Start migration with a pilot installation involving a small group of users. Besides finding problems that you may have missed or discovering that your calculations are out, this is a good way of making sure that users have additional input when the time comes for the major migration that affects all users. When you implement a pilot rollout, it is important to make it all as authentic as possible in line with the major full rollout to come later.
A lot of people opt only to test a rollout from a technical standpoint in order to see how the hardware and software will work on rollout. Here, our recommendation is to extend yourselves still further. If, for example, you plan to run seminars for users and offer web-based self service, this should also be offered to the pilot group in exactly the same way as in the major rollout to come. Covering all bases and making the pilot as authentic as possible will give you a better foundation and valuable knowledge prior to the major rollout. Once the pilot is complete, it is important to collect the right information on the pilot so as to be able to make the right decisions on any corrections prior to the major rollout.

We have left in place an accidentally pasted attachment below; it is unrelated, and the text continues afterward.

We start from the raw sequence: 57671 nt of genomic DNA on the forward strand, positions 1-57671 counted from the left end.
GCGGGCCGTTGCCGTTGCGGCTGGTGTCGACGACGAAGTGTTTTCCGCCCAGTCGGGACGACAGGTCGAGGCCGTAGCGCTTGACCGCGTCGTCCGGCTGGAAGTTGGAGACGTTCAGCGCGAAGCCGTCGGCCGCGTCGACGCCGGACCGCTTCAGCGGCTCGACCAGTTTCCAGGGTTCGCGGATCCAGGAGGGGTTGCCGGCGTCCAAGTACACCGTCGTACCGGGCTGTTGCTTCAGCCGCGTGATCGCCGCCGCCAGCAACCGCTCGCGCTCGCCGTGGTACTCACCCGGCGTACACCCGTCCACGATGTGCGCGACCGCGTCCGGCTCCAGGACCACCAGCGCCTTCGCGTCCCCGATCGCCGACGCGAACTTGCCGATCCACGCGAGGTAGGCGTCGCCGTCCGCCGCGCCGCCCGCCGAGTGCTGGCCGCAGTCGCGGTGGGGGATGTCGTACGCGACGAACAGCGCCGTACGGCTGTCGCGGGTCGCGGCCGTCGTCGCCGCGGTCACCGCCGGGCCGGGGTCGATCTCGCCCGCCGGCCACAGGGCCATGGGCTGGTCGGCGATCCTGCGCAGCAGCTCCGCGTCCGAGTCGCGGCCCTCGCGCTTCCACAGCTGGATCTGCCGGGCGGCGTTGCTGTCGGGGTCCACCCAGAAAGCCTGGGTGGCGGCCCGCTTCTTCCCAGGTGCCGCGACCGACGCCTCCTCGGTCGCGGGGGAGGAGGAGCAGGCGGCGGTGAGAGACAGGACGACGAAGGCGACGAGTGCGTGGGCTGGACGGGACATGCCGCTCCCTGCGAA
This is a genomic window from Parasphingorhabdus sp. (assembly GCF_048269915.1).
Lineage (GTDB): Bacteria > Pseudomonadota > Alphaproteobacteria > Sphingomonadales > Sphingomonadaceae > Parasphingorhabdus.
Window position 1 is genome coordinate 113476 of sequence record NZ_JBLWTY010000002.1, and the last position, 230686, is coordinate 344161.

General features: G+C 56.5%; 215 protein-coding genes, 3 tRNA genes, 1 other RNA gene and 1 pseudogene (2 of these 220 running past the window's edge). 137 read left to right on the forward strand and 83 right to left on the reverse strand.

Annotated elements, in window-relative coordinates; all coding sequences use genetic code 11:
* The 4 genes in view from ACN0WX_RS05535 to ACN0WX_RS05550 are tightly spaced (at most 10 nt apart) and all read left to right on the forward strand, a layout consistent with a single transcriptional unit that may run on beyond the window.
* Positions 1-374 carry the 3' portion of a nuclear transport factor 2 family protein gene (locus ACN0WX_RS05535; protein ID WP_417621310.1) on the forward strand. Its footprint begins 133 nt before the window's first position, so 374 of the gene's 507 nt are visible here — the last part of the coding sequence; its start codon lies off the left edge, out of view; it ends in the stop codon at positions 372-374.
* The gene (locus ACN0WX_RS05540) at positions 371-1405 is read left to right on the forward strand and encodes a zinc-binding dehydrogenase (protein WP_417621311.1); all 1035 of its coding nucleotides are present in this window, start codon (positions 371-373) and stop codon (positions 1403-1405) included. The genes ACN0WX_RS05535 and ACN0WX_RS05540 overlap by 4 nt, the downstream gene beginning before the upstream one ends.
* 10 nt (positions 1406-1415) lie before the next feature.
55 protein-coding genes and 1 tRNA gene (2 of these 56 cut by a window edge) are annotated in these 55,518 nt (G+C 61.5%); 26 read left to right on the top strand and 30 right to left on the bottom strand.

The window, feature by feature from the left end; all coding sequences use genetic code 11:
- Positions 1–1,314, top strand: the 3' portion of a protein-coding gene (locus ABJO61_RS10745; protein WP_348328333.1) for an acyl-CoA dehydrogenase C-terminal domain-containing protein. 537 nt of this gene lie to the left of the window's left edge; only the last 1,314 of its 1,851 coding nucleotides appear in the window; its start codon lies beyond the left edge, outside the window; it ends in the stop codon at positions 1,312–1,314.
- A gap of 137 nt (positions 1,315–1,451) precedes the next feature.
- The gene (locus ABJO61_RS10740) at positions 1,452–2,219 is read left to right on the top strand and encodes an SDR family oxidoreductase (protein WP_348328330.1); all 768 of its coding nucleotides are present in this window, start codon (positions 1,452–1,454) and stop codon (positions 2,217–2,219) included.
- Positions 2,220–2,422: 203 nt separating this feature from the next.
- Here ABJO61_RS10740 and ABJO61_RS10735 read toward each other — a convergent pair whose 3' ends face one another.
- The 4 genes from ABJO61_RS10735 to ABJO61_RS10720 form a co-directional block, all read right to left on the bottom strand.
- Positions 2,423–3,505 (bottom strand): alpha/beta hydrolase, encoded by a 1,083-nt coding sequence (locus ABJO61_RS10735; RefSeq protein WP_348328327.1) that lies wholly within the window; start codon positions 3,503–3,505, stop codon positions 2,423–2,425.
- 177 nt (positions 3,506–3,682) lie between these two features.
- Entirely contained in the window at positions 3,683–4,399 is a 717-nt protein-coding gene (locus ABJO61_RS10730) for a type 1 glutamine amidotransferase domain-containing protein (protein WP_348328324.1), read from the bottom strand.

Include users in the project team
Ideally, include representatives from different arts of your organisation in the project team for migration. In this way, you will create a good foundation from which to identify any views or complaints early on in the project. Here, it is important to attempt to involve the right people who could become good ambassador for the project within their own departments.
Call attention to Power Users and Superusers
Every company has what are known as “Power Users” or “Superusers” who have the ability to use advanced functions in programme which are beyond the capabilities of “ordinary” users. People who are good at using the present environment may feel threatened in the face of the change of systems. Make sure that they are given the same positions in the new environment and become the same good ambassadors that they were for the old system or version. Be aware of their wishes and knowledge. You can show them the test environment, for example, while you are doing your testing. There is a strong link between having a good knowledge of a system and having a positive attitude towards it.